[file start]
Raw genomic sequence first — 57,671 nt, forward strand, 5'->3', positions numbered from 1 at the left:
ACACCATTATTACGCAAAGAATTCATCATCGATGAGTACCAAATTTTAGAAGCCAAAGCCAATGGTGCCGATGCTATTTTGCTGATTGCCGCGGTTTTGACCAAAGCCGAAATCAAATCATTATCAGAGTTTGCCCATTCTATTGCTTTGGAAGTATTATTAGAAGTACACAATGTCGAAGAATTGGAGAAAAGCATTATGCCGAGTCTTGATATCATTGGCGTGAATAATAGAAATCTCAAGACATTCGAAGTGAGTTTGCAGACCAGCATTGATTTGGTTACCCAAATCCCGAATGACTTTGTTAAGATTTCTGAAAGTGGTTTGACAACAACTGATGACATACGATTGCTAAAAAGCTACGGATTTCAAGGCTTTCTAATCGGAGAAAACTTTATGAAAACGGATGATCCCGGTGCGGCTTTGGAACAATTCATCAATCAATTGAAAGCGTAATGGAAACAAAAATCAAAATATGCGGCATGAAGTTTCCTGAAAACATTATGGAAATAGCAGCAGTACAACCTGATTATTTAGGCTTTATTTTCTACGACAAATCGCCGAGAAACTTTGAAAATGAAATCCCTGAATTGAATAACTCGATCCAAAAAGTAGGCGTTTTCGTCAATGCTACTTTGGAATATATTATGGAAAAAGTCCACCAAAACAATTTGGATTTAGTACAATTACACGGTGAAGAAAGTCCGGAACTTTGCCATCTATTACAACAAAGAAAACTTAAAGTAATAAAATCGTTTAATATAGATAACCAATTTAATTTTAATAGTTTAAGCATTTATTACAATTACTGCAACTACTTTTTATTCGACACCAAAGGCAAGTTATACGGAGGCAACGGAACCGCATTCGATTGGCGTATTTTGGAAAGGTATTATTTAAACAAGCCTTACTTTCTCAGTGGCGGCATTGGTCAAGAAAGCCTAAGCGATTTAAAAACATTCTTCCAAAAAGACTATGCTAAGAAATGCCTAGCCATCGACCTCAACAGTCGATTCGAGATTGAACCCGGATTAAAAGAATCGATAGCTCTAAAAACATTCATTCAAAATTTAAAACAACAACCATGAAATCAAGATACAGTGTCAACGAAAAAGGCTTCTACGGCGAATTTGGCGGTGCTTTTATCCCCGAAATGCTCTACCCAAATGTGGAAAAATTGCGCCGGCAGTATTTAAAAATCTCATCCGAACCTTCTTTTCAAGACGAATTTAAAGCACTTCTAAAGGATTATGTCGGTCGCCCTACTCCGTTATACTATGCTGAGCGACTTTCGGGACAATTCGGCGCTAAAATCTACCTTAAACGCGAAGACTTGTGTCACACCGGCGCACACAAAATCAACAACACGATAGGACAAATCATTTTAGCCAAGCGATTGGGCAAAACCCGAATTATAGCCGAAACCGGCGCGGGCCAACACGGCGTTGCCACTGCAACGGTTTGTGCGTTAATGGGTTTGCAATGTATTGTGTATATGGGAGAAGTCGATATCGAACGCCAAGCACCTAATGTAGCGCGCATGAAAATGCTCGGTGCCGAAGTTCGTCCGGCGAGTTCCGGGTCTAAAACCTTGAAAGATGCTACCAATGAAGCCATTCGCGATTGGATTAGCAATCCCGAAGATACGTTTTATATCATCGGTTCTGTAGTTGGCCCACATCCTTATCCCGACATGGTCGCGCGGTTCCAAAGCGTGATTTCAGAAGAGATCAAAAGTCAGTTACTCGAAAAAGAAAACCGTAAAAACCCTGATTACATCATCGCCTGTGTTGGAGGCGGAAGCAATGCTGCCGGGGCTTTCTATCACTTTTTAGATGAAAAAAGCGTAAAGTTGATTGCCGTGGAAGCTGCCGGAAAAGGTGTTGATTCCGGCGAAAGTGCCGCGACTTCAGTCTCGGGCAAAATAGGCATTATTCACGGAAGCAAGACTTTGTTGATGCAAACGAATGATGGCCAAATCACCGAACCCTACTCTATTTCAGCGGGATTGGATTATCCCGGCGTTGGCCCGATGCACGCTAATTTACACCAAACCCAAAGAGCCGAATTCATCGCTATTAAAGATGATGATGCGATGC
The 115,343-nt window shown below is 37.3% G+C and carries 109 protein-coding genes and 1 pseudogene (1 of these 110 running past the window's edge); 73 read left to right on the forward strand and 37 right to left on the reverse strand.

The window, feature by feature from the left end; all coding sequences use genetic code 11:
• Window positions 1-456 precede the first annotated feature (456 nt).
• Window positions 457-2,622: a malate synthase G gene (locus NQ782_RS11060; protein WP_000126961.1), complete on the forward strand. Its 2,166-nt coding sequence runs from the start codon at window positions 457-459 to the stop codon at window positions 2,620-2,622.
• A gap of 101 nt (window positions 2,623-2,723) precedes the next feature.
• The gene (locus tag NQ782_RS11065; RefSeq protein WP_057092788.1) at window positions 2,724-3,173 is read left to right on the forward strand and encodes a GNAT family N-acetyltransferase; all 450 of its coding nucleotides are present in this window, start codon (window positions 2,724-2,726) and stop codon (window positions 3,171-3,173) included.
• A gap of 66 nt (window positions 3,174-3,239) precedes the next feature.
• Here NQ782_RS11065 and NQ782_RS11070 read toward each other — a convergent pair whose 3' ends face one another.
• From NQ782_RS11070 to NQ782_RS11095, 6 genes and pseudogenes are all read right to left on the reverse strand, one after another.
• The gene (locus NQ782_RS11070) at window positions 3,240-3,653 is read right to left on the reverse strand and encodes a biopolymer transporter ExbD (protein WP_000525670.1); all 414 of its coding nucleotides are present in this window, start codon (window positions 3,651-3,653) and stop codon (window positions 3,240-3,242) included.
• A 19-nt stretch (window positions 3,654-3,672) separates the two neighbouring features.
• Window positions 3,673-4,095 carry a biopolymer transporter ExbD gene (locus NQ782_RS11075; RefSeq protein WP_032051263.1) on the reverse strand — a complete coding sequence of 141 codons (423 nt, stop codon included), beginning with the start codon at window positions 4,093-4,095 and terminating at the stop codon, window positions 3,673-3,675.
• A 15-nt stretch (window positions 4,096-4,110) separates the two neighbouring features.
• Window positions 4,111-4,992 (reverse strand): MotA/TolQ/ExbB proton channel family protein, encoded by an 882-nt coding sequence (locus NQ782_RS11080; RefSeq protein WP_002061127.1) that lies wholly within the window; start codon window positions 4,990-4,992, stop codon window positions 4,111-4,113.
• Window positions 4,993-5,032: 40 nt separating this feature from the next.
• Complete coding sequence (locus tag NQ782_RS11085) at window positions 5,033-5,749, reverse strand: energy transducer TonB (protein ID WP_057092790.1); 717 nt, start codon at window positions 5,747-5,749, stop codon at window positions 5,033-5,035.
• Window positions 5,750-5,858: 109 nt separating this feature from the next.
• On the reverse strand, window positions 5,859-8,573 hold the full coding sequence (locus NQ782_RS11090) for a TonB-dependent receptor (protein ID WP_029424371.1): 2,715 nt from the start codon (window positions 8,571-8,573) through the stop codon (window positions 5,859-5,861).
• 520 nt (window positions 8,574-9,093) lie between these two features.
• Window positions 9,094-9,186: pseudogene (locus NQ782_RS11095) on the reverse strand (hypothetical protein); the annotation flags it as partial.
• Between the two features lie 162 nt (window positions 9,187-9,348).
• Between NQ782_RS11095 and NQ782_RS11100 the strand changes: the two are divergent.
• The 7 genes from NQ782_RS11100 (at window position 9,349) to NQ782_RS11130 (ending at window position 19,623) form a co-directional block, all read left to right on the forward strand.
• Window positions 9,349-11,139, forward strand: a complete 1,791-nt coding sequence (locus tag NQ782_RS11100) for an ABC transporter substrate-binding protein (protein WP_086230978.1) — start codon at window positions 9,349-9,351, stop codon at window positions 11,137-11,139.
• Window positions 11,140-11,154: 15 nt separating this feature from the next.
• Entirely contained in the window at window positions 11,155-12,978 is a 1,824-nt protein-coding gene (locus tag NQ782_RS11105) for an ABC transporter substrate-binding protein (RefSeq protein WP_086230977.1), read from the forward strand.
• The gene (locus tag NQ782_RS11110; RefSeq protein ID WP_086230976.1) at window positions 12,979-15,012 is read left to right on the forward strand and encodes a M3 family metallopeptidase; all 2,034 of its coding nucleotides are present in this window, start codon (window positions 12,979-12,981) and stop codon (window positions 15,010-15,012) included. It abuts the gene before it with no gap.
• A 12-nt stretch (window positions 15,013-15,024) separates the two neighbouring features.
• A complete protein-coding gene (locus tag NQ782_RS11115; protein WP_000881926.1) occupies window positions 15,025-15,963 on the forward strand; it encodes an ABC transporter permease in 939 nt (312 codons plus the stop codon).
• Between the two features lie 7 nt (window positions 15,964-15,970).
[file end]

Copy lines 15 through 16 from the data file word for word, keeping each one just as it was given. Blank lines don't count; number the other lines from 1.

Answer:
• A 15-nt stretch (window positions 4,096-4,110) separates the two neighbouring features.
• Window positions 4,111-4,992 (reverse strand): MotA/TolQ/ExbB proton channel family protein, encoded by an 882-nt coding sequence (locus NQ782_RS11080; RefSeq protein WP_002061127.1) that lies wholly within the window; start codon window positions 4,990-4,992, stop codon window positions 4,111-4,113.